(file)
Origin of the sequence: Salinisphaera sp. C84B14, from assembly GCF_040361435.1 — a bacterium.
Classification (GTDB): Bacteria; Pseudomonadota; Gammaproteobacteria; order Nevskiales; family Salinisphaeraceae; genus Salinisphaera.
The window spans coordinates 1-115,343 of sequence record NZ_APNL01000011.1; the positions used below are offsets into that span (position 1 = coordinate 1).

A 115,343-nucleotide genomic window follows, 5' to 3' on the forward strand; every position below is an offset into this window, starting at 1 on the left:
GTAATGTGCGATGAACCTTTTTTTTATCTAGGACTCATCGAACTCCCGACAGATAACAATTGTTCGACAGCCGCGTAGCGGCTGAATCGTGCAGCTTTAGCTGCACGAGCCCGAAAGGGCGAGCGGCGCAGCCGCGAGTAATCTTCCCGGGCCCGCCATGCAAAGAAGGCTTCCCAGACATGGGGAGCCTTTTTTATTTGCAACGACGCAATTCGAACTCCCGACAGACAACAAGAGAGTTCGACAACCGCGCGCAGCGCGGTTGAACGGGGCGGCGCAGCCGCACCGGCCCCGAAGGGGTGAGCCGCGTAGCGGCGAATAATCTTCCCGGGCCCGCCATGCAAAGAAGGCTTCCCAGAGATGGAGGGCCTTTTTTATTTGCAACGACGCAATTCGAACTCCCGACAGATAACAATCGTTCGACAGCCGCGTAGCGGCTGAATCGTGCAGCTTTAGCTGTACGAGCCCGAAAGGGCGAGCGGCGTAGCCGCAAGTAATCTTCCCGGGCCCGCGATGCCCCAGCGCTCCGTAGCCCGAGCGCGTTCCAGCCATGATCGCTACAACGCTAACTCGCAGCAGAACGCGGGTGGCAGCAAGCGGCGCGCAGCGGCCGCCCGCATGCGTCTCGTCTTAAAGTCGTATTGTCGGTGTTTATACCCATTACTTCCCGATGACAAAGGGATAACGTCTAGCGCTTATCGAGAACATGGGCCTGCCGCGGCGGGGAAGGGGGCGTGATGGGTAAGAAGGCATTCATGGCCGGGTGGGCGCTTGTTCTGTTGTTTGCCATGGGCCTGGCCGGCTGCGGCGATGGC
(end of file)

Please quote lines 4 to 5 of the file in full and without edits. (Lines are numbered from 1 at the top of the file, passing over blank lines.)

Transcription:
A 115,343-nucleotide genomic window follows, 5' to 3' on the forward strand; every position below is an offset into this window, starting at 1 on the left:
GTAATGTGCGATGAACCTTTTTTTTATCTAGGACTCATCGAACTCCCGACAGATAACAATTGTTCGACAGCCGCGTAGCGGCTGAATCGTGCAGCTTTAGCTGCACGAGCCCGAAAGGGCGAGCGGCGCAGCCGCGAGTAATCTTCCCGGGCCCGCCATGCAAAGAAGGCTTCCCAGACATGGGGAGCCTTTTTTATTTGCAACGACGCAATTCGAACTCCCGACAGACAACAAGAGAGTTCGACAACCGCGCGCAGCGCGGTTGAACGGGGCGGCGCAGCCGCACCGGCCCCGAAGGGGTGAGCCGCGTAGCGGCGAATAATCTTCCCGGGCCCGCCATGCAAAGAAGGCTTCCCAGAGATGGAGGGCCTTTTTTATTTGCAACGACGCAATTCGAACTCCCGACAGATAACAATCGTTCGACAGCCGCGTAGCGGCTGAATCGTGCAGCTTTAGCTGTACGAGCCCGAAAGGGCGAGCGGCGTAGCCGCAAGTAATCTTCCCGGGCCCGCGATGCCCCAGCGCTCCGTAGCCCGAGCGCGTTCCAGCCATGATCGCTACAACGCTAACTCGCAGCAGAACGCGGGTGGCAGCAAGCGGCGCGCAGCGGCCGCCCGCATGCGTCTCGTCTTAAAGTCGTATTGTCGGTGTTTATACCCATTACTTCCCGATGACAAAGGGATAACGTCTAGCGCTTATCGAGAACATGGGCCTGCCGCGGCGGGGAAGGGGGCGTGATGGGTAAGAAGGCATTCATGGCCGGGTGGGCGCTTGTTCTGTTGTTTGCCATGGGCCTGGCCGGCTGCGGCGATGGC